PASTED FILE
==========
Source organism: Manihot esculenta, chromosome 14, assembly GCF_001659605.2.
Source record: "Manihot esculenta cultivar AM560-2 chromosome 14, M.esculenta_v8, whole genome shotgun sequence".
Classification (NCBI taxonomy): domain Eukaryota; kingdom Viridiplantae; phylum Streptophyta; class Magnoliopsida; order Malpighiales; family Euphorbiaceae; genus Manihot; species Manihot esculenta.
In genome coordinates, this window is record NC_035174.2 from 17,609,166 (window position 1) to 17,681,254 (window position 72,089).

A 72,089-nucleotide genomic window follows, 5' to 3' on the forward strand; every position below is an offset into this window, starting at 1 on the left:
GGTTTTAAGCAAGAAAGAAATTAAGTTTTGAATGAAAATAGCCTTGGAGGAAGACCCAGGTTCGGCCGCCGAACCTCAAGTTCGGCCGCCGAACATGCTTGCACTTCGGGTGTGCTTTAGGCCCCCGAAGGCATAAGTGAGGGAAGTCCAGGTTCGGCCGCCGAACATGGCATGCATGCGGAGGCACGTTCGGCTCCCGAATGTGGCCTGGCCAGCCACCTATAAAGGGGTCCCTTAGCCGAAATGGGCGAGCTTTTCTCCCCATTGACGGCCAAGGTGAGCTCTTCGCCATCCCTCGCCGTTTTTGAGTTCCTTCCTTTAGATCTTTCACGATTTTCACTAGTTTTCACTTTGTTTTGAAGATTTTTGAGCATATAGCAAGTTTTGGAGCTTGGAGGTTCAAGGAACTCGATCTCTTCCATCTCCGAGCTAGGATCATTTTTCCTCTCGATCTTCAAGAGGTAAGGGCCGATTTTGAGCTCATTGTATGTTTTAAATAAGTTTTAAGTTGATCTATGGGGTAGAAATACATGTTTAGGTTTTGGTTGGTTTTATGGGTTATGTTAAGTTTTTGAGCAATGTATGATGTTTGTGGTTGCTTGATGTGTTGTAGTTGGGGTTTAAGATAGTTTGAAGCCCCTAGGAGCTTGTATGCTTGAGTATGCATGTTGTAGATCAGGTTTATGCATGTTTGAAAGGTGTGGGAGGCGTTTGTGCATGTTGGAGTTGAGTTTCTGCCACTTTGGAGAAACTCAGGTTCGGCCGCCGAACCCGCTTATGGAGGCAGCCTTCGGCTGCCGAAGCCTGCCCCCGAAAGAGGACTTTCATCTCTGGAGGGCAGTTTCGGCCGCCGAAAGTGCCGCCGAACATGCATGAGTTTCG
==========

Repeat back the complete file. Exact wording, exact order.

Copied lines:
Source organism: Manihot esculenta, chromosome 14, assembly GCF_001659605.2.
Source record: "Manihot esculenta cultivar AM560-2 chromosome 14, M.esculenta_v8, whole genome shotgun sequence".
Classification (NCBI taxonomy): domain Eukaryota; kingdom Viridiplantae; phylum Streptophyta; class Magnoliopsida; order Malpighiales; family Euphorbiaceae; genus Manihot; species Manihot esculenta.
In genome coordinates, this window is record NC_035174.2 from 17,609,166 (window position 1) to 17,681,254 (window position 72,089).

A 72,089-nucleotide genomic window follows, 5' to 3' on the forward strand; every position below is an offset into this window, starting at 1 on the left:
GGTTTTAAGCAAGAAAGAAATTAAGTTTTGAATGAAAATAGCCTTGGAGGAAGACCCAGGTTCGGCCGCCGAACCTCAAGTTCGGCCGCCGAACATGCTTGCACTTCGGGTGTGCTTTAGGCCCCCGAAGGCATAAGTGAGGGAAGTCCAGGTTCGGCCGCCGAACATGGCATGCATGCGGAGGCACGTTCGGCTCCCGAATGTGGCCTGGCCAGCCACCTATAAAGGGGTCCCTTAGCCGAAATGGGCGAGCTTTTCTCCCCATTGACGGCCAAGGTGAGCTCTTCGCCATCCCTCGCCGTTTTTGAGTTCCTTCCTTTAGATCTTTCACGATTTTCACTAGTTTTCACTTTGTTTTGAAGATTTTTGAGCATATAGCAAGTTTTGGAGCTTGGAGGTTCAAGGAACTCGATCTCTTCCATCTCCGAGCTAGGATCATTTTTCCTCTCGATCTTCAAGAGGTAAGGGCCGATTTTGAGCTCATTGTATGTTTTAAATAAGTTTTAAGTTGATCTATGGGGTAGAAATACATGTTTAGGTTTTGGTTGGTTTTATGGGTTATGTTAAGTTTTTGAGCAATGTATGATGTTTGTGGTTGCTTGATGTGTTGTAGTTGGGGTTTAAGATAGTTTGAAGCCCCTAGGAGCTTGTATGCTTGAGTATGCATGTTGTAGATCAGGTTTATGCATGTTTGAAAGGTGTGGGAGGCGTTTGTGCATGTTGGAGTTGAGTTTCTGCCACTTTGGAGAAACTCAGGTTCGGCCGCCGAACCCGCTTATGGAGGCAGCCTTCGGCTGCCGAAGCCTGCCCCCGAAAGAGGACTTTCATCTCTGGAGGGCAGTTTCGGCCGCCGAAAGTGCCGCCGAACATGCATGAGTTTCG